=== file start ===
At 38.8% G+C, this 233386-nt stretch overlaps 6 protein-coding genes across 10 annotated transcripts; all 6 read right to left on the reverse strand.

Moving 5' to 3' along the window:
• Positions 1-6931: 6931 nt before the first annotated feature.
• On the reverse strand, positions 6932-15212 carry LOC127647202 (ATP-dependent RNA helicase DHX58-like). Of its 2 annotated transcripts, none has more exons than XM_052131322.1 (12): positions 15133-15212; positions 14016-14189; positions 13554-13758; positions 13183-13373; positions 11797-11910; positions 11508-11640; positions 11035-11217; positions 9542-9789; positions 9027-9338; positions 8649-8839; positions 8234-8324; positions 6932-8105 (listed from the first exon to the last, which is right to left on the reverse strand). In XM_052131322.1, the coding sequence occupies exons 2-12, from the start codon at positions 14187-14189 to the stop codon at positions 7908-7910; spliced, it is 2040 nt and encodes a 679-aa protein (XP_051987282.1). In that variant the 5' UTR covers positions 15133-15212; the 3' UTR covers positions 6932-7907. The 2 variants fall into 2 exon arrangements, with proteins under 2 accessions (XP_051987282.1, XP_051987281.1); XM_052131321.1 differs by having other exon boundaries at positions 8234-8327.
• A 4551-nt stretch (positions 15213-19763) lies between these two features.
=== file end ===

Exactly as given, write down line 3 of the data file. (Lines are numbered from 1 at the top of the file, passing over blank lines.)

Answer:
• Positions 1-6931: 6931 nt before the first annotated feature.